When Mary's Protestant half-sister Elizabeth came to the throne in 1558 Catholic priests once again had to go into hiding, but in remote areas such as Pendle they continued to celebrate Mass in secret. In 1562, early in her reign, Elizabeth passed a law in the form of the Witchcraft Act 1562. This demanded the death penalty, but only where harm had been caused; lesser offences were punishable by a term of imprisonment. The Act provided that anyone who should "use, practise, or exercise any Witchcraft, Enchantment, Charm, or Sorcery, whereby any person shall happen to be killed or destroyed", was guilty of a felony without benefit of clergy, and was to be put to death.
On Elizabeth's death in 1603 she was succeeded by James I. Strongly influenced by Scotland's separation from the Catholic Church during the Scottish Reformation, James was intensely interested in Protestant theology, focusing much of his curiosity on the theology of witchcraft. By the early 1590s he had become convinced that he was being plotted against by Scottish witches. After a visit to Denmark, he had attended the trial in 1590 of the North Berwick witches, who were convicted of using witchcraft to send a storm against the ship that carried James and his wife Anne back to Scotland. In 1597 he wrote a book, Daemonologie, instructing his followers that they must denounce and prosecute any supporters or practitioners of witchcraft. One year after James acceded to the English throne, a law was enacted imposing the death penalty in cases where it was proven that harm had been caused through the use of magic, or corpses had been exhumed for magical purposes. James was, however, sceptical of the evidence presented in witch trials, even to the extent of personally exposing discrepancies in the testimonies presented against some accused witches.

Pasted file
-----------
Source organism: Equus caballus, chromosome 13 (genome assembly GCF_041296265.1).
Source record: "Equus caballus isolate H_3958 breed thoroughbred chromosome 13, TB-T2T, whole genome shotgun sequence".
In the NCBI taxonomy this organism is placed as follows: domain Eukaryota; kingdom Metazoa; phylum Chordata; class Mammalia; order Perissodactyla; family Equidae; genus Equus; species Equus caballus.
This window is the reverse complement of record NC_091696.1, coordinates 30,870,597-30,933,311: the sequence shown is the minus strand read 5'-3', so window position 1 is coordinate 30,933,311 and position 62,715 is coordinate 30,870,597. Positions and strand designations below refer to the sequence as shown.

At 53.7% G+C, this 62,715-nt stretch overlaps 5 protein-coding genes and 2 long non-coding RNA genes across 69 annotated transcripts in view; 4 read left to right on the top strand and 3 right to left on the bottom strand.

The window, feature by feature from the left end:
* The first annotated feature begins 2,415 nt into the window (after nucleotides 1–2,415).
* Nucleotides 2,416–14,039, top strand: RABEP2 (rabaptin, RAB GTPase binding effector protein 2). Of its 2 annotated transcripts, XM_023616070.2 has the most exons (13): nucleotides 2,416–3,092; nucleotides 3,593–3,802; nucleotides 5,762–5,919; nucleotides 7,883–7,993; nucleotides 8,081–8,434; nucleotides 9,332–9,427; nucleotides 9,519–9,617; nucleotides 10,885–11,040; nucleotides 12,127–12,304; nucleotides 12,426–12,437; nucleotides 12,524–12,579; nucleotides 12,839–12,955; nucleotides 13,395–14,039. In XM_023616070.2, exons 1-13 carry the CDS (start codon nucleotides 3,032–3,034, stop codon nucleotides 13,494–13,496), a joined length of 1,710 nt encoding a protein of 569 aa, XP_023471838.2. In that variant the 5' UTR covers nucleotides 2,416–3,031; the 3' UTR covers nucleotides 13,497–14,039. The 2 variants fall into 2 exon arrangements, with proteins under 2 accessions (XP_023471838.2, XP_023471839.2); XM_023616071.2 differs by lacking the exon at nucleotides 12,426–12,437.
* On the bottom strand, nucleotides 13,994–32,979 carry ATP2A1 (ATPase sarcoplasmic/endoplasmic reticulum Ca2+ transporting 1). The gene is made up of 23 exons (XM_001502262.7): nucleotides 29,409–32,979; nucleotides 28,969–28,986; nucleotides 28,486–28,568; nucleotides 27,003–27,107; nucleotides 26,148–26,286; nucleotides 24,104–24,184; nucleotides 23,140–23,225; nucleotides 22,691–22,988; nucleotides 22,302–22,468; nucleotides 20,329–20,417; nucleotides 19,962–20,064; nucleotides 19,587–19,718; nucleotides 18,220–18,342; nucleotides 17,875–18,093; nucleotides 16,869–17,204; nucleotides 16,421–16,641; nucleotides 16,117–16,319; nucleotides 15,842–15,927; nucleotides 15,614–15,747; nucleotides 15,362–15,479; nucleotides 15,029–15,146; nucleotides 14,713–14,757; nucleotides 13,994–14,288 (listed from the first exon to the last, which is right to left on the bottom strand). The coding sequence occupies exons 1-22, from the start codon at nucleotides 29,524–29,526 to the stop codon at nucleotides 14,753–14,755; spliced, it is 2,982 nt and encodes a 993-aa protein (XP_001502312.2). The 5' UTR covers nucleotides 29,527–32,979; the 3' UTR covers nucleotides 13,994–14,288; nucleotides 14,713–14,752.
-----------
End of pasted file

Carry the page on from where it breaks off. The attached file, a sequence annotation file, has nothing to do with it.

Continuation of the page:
In early 1612, the year of the trials, every justice of the peace (JP) in Lancashire was ordered to compile a list of recusants in their area, i.e. those who refused to attend the English Church and to take communion, a criminal offence at that time. Roger Nowell of Read Hall, on the edge of Pendle Forest, was the JP for Pendle. It was against this background of seeking out religious nonconformists that, in March 1612, Nowell investigated a complaint made to him by the family of John Law, a pedlar, who claimed to have been injured by witchcraft. Many of those who subsequently became implicated as the investigation progressed did indeed consider themselves to be witches, in the sense of being village healers who practised magic, probably in return for payment, but such men and women were common in 16th-century rural England, an accepted part of village life.